TiVo Inks Deal To Offer RealNetworks Music Service - InformationWeek

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TiVo Inks Deal To Offer RealNetworks Music Service

The deal gives TiVo one more online service as the company tries to differentiate its DVR from competitors by positioning it as an Internet gateway for the home.

TiVo on Tuesday said it would offer RealNetworks' Rhapsody online music service, further positioning TiVo's namesake digital video recorder as the Internet hub for the home.

The deal with RealNetworks, which owns and operates Rhapsody in a partnership with MTV Networks, adds to TiVo's growing list of online partners, which include Amazon and Yahoo. TiVo subscribers can get access to Amazon's Unbox service for movies and TV shows, and Yahoo's photo service.

In the latest deal, subscribers to TiVo's broadband-connected DVR can access Rhapsody's catalog of 4 million songs, using the hardware's remote control. The service enables streaming of songs and Internet radio stations, but does not allow users to share music files with other devices in the home, or download them to a mobile player. The service costs $13 a month for streaming an unlimited number of tunes.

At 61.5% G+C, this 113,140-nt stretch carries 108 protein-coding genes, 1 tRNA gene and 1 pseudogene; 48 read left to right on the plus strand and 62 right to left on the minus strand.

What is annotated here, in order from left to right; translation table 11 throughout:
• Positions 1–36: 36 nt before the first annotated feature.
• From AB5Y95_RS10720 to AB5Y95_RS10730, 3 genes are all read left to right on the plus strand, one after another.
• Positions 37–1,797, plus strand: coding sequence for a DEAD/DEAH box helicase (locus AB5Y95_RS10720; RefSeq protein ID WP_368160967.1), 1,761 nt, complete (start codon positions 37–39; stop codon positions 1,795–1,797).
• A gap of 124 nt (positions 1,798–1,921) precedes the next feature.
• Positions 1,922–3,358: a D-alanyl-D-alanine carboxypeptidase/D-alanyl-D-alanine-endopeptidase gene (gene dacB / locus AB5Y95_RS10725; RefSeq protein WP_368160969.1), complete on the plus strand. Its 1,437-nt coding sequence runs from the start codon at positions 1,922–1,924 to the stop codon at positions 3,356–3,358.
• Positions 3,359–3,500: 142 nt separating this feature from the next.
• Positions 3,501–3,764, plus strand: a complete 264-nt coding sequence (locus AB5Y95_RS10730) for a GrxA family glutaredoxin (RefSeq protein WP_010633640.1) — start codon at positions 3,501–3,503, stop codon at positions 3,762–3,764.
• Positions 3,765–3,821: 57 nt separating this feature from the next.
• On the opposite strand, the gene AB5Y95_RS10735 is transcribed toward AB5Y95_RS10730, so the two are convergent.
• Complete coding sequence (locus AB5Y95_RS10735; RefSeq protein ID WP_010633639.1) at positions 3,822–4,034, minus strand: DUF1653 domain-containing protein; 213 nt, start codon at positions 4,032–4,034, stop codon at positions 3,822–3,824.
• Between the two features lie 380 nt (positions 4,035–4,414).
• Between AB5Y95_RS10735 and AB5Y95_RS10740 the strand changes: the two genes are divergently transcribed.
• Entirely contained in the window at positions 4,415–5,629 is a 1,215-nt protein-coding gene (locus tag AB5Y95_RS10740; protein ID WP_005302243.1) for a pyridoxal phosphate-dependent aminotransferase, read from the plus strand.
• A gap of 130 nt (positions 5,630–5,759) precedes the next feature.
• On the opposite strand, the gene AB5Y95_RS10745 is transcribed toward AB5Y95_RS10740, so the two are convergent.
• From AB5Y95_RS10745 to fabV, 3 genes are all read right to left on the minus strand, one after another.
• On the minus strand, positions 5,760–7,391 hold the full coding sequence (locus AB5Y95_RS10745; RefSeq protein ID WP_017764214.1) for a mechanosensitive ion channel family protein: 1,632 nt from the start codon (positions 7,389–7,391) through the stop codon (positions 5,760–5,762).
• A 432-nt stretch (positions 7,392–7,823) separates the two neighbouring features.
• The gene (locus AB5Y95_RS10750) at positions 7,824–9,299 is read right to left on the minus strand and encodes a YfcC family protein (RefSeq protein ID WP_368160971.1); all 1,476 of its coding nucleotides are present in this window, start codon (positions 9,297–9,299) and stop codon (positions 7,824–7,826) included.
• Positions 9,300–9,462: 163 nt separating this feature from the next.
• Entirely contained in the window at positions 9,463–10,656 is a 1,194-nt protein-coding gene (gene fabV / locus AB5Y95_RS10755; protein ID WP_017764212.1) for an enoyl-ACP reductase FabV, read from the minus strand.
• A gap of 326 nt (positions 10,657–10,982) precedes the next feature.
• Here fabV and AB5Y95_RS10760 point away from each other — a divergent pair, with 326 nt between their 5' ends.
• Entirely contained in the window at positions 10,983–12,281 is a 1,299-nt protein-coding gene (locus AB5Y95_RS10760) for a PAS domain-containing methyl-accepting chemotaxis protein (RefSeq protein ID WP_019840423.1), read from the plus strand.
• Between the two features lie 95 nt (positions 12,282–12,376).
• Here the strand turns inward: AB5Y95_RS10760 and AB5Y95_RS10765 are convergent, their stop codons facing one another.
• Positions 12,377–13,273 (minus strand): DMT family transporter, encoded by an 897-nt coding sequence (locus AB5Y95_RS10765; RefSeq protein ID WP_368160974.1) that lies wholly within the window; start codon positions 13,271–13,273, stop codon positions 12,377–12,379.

Along with streaming music, Rhapsody allows users to browse charts of most popular artists, albums and songs, and to check out weekly lists of new releases. The service also has an intuitive search feature that makes suggestions based on prior searches.

For TiVo, the deal gives it one more online service as the company tries to differentiate its DVR from competitors by positioning it as an Internet gateway for the home. For RealNetworks, the deal helps to get its service into the living room, considered the prime entertainment location in most households. "We're thrilled to bring Rhapsody into the heart of the living room with TiVo," Rob Glaser, chairman and chief executive of RealNetworks, said in a statement.

RealNetworks has hardware integration deals for its services with other vendors. Partners include iRiver, Nokia, SanDisk, Sonos and others.

TiVo has been waging an uphill battle against cable and satellite companies that offer subscribers DVRs with similar capabilities. The company in August reported a fiscal second-quarter loss of $17.7 million, compared to a loss $6.5 million the same period a year ago. The company blamed the widening loss on an inventory related write-down of $11.2 million.

As part of its fight to survive against bigger companies, TiVo has been aggressive in protecting its intellectual property. The company sued and won in U.S. District Court a patent infringement suit against EchoStar. A Texas jury in April 2006 awarded TiVo $73 million in damages. The case is under appeal.

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